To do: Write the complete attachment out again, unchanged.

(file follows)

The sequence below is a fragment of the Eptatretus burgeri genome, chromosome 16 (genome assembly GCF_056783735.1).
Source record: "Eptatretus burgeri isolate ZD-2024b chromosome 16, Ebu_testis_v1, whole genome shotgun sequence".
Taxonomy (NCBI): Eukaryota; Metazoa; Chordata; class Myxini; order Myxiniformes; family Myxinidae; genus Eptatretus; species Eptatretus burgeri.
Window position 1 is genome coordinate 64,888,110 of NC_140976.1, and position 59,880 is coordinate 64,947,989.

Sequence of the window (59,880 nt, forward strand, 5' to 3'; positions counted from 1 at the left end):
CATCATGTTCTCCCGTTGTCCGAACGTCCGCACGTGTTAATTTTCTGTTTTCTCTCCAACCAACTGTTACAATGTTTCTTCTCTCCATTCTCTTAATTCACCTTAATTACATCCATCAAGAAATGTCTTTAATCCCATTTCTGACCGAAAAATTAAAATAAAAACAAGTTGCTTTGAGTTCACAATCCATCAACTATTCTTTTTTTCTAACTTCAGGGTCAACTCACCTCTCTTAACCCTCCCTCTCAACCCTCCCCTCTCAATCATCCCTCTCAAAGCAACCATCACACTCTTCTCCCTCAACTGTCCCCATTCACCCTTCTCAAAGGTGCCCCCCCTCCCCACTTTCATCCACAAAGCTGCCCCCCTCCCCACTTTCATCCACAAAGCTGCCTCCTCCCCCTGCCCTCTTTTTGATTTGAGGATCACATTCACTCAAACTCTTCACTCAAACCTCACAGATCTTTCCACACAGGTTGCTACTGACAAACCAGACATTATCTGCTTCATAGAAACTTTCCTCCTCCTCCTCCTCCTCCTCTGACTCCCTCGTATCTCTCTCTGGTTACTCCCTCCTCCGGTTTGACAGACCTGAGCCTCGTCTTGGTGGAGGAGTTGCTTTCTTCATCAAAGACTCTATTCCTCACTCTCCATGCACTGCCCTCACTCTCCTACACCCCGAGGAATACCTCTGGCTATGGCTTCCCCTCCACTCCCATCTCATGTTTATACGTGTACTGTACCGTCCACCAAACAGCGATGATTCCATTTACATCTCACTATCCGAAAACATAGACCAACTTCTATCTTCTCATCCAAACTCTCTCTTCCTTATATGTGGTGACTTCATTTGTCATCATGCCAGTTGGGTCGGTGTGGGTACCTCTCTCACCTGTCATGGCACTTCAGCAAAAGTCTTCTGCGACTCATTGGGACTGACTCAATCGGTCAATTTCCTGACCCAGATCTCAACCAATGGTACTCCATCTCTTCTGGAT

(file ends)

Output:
The sequence below is a fragment of the Eptatretus burgeri genome, chromosome 16 (genome assembly GCF_056783735.1).
Source record: "Eptatretus burgeri isolate ZD-2024b chromosome 16, Ebu_testis_v1, whole genome shotgun sequence".
Taxonomy (NCBI): Eukaryota; Metazoa; Chordata; class Myxini; order Myxiniformes; family Myxinidae; genus Eptatretus; species Eptatretus burgeri.
Window position 1 is genome coordinate 64,888,110 of NC_140976.1, and position 59,880 is coordinate 64,947,989.

Sequence of the window (59,880 nt, forward strand, 5' to 3'; positions counted from 1 at the left end):
CATCATGTTCTCCCGTTGTCCGAACGTCCGCACGTGTTAATTTTCTGTTTTCTCTCCAACCAACTGTTACAATGTTTCTTCTCTCCATTCTCTTAATTCACCTTAATTACATCCATCAAGAAATGTCTTTAATCCCATTTCTGACCGAAAAATTAAAATAAAAACAAGTTGCTTTGAGTTCACAATCCATCAACTATTCTTTTTTTCTAACTTCAGGGTCAACTCACCTCTCTTAACCCTCCCTCTCAACCCTCCCCTCTCAATCATCCCTCTCAAAGCAACCATCACACTCTTCTCCCTCAACTGTCCCCATTCACCCTTCTCAAAGGTGCCCCCCCTCCCCACTTTCATCCACAAAGCTGCCCCCCTCCCCACTTTCATCCACAAAGCTGCCTCCTCCCCCTGCCCTCTTTTTGATTTGAGGATCACATTCACTCAAACTCTTCACTCAAACCTCACAGATCTTTCCACACAGGTTGCTACTGACAAACCAGACATTATCTGCTTCATAGAAACTTTCCTCCTCCTCCTCCTCCTCCTCTGACTCCCTCGTATCTCTCTCTGGTTACTCCCTCCTCCGGTTTGACAGACCTGAGCCTCGTCTTGGTGGAGGAGTTGCTTTCTTCATCAAAGACTCTATTCCTCACTCTCCATGCACTGCCCTCACTCTCCTACACCCCGAGGAATACCTCTGGCTATGGCTTCCCCTCCACTCCCATCTCATGTTTATACGTGTACTGTACCGTCCACCAAACAGCGATGATTCCATTTACATCTCACTATCCGAAAACATAGACCAACTTCTATCTTCTCATCCAAACTCTCTCTTCCTTATATGTGGTGACTTCATTTGTCATCATGCCAGTTGGGTCGGTGTGGGTACCTCTCTCACCTGTCATGGCACTTCAGCAAAAGTCTTCTGCGACTCATTGGGACTGACTCAATCGGTCAATTTCCTGACCCAGATCTCAACCAATGGTACTCCATCTCTTCTGGAT